Editorial: Yet another pension risk


A recent editorial by the Toledo Blade:

There’s another reason developing to keep a wary eye on private equity.

We’ve detailed how public pensions like Ohio’s retirement systems have been putting progressively more money into high fee, high-risk investments. Now, the U.S. Senate Banking Committee is taking a look at a private pension risk from private equity, under Sen. Sherrod Brown (D., Ohio).

Mr. Brown presided over a Thursday hearing on the fast growing trend of pension risk transfer from corporate retirement plans, covered by the Employee Retirement Income Security Act law and the federal Pension Benefit Guarantee Corporation, to private equity-owned insurance companies.

It’s a win-win deal for the corporation ridding itself of a lingering long-term liability and the private equity firm with new money to manage at fat fees. But it’s an abdication of responsibility by the U.S. Department of Labor to allow workers to be stripped of PBGC insurance and ERISA law protection when pension risk is transferred. Enriching corporate and financial interests while endangering worker’s retirement is a good indication of why populism is all about culture wars nowadays.

The Federal Insurance Office lists many issues for oversight in a letter responding to Mr. Brown’s questions ahead of hearings, but none as significant as the loss of federal protection with the transfer of pension liability to a single entity owned by a private equity firm.

Unsurprisingly, private-equity owned pension insurers follow their fund management parent company to offshore locations, where the FIO reports “regulatory arbitrage” is possible. That means asset reporting suffers from the same lack of transparency we have consistently opposed from Ohio’s public pensions. The regulatory rules in offshore money havens have been established to attract dollars, not to protect the beneficiaries of the funds.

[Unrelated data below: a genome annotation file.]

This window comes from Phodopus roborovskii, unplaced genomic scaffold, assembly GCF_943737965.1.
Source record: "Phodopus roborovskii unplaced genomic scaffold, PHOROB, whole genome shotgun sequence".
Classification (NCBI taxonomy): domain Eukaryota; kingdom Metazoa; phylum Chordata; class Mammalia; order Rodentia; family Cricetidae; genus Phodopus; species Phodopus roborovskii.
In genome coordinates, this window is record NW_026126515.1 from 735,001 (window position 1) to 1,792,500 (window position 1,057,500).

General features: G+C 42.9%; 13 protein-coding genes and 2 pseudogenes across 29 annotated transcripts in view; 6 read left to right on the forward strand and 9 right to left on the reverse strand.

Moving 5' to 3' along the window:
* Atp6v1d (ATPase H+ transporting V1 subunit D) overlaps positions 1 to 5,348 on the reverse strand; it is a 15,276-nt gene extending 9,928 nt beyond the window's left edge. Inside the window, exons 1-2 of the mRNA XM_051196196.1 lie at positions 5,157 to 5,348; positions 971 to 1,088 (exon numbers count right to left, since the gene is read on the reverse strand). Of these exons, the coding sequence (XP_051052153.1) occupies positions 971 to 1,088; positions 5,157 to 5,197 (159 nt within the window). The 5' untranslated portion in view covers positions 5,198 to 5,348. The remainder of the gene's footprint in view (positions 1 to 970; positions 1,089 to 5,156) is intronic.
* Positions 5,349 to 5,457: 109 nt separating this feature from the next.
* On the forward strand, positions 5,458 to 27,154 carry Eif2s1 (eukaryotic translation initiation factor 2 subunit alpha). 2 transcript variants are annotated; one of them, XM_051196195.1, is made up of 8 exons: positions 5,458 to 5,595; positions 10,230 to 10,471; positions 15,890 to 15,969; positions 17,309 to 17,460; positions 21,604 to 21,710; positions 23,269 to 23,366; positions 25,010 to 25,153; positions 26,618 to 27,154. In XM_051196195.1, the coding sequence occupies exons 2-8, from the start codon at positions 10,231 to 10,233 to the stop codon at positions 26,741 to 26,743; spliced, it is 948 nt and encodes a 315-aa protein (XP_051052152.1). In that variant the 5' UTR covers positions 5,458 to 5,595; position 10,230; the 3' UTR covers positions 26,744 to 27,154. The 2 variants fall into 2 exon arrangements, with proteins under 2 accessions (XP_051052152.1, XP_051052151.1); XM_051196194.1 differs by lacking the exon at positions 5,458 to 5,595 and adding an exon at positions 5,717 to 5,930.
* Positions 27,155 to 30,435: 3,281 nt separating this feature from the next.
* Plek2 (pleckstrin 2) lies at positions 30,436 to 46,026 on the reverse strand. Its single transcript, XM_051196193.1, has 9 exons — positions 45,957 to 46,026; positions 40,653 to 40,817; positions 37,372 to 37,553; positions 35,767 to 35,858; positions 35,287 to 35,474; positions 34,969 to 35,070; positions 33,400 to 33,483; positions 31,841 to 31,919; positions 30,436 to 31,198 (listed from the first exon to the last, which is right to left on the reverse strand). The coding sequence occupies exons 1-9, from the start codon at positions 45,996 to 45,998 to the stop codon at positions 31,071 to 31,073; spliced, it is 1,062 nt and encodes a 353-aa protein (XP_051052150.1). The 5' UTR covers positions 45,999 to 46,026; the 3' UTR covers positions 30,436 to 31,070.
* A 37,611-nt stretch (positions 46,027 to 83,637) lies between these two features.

“The full scope and magnitude of risk,” is masked to regulators because of less stringent reporting requirements in offshore locations, according to the FIO. Add the standard private equity risk of untrustworthy asset valuations supplied by fund managers with conflict of interest, and you have the ingredients for another retirement-fund scandal.

Mr. Brown was behind the bailout of a multiemployer Teamster pension turned insolvent from bad investments managed by Goldman Sachs and Northern Trust. The federal bailout restricts the pension investments to transparent, liquid, publicly traded options.

Now unions covered by corporate-controlled pensions are fighting to bar asset transfers out of federally regulated and insured status. That the government allows it to happen without a majority vote from worker-beneficiaries is evidence Washington follows the money.

— Toledo Blade, September 10, 2022